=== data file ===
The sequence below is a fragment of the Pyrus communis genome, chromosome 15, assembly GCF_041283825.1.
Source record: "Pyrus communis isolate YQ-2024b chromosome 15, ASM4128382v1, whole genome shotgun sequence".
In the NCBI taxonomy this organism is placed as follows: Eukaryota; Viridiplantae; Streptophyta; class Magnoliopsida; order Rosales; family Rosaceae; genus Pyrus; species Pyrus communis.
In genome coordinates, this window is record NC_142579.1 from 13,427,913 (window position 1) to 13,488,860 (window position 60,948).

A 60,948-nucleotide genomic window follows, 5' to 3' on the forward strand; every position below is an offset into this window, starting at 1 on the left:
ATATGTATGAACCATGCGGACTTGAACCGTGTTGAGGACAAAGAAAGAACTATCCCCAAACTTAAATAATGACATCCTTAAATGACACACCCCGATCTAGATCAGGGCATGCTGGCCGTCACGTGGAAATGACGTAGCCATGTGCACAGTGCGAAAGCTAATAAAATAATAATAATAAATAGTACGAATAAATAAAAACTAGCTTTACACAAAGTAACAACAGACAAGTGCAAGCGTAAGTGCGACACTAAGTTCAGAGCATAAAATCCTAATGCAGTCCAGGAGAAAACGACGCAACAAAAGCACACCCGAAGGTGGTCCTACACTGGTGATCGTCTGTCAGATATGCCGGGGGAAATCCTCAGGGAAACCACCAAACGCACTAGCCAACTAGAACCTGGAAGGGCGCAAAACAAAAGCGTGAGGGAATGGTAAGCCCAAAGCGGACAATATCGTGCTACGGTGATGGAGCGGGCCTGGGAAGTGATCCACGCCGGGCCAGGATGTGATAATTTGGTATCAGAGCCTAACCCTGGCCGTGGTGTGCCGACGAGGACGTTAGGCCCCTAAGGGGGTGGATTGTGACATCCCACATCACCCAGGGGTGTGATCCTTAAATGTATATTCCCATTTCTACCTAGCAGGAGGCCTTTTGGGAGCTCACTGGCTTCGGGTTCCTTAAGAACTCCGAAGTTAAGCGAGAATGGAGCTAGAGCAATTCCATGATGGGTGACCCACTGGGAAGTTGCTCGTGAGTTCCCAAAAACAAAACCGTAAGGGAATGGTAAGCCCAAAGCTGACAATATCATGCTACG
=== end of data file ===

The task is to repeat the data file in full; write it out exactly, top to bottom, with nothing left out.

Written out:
The sequence below is a fragment of the Pyrus communis genome, chromosome 15, assembly GCF_041283825.1.
Source record: "Pyrus communis isolate YQ-2024b chromosome 15, ASM4128382v1, whole genome shotgun sequence".
In the NCBI taxonomy this organism is placed as follows: Eukaryota; Viridiplantae; Streptophyta; class Magnoliopsida; order Rosales; family Rosaceae; genus Pyrus; species Pyrus communis.
In genome coordinates, this window is record NC_142579.1 from 13,427,913 (window position 1) to 13,488,860 (window position 60,948).

A 60,948-nucleotide genomic window follows, 5' to 3' on the forward strand; every position below is an offset into this window, starting at 1 on the left:
ATATGTATGAACCATGCGGACTTGAACCGTGTTGAGGACAAAGAAAGAACTATCCCCAAACTTAAATAATGACATCCTTAAATGACACACCCCGATCTAGATCAGGGCATGCTGGCCGTCACGTGGAAATGACGTAGCCATGTGCACAGTGCGAAAGCTAATAAAATAATAATAATAAATAGTACGAATAAATAAAAACTAGCTTTACACAAAGTAACAACAGACAAGTGCAAGCGTAAGTGCGACACTAAGTTCAGAGCATAAAATCCTAATGCAGTCCAGGAGAAAACGACGCAACAAAAGCACACCCGAAGGTGGTCCTACACTGGTGATCGTCTGTCAGATATGCCGGGGGAAATCCTCAGGGAAACCACCAAACGCACTAGCCAACTAGAACCTGGAAGGGCGCAAAACAAAAGCGTGAGGGAATGGTAAGCCCAAAGCGGACAATATCGTGCTACGGTGATGGAGCGGGCCTGGGAAGTGATCCACGCCGGGCCAGGATGTGATAATTTGGTATCAGAGCCTAACCCTGGCCGTGGTGTGCCGACGAGGACGTTAGGCCCCTAAGGGGGTGGATTGTGACATCCCACATCACCCAGGGGTGTGATCCTTAAATGTATATTCCCATTTCTACCTAGCAGGAGGCCTTTTGGGAGCTCACTGGCTTCGGGTTCCTTAAGAACTCCGAAGTTAAGCGAGAATGGAGCTAGAGCAATTCCATGATGGGTGACCCACTGGGAAGTTGCTCGTGAGTTCCCAAAAACAAAACCGTAAGGGAATGGTAAGCCCAAAGCTGACAATATCATGCTACG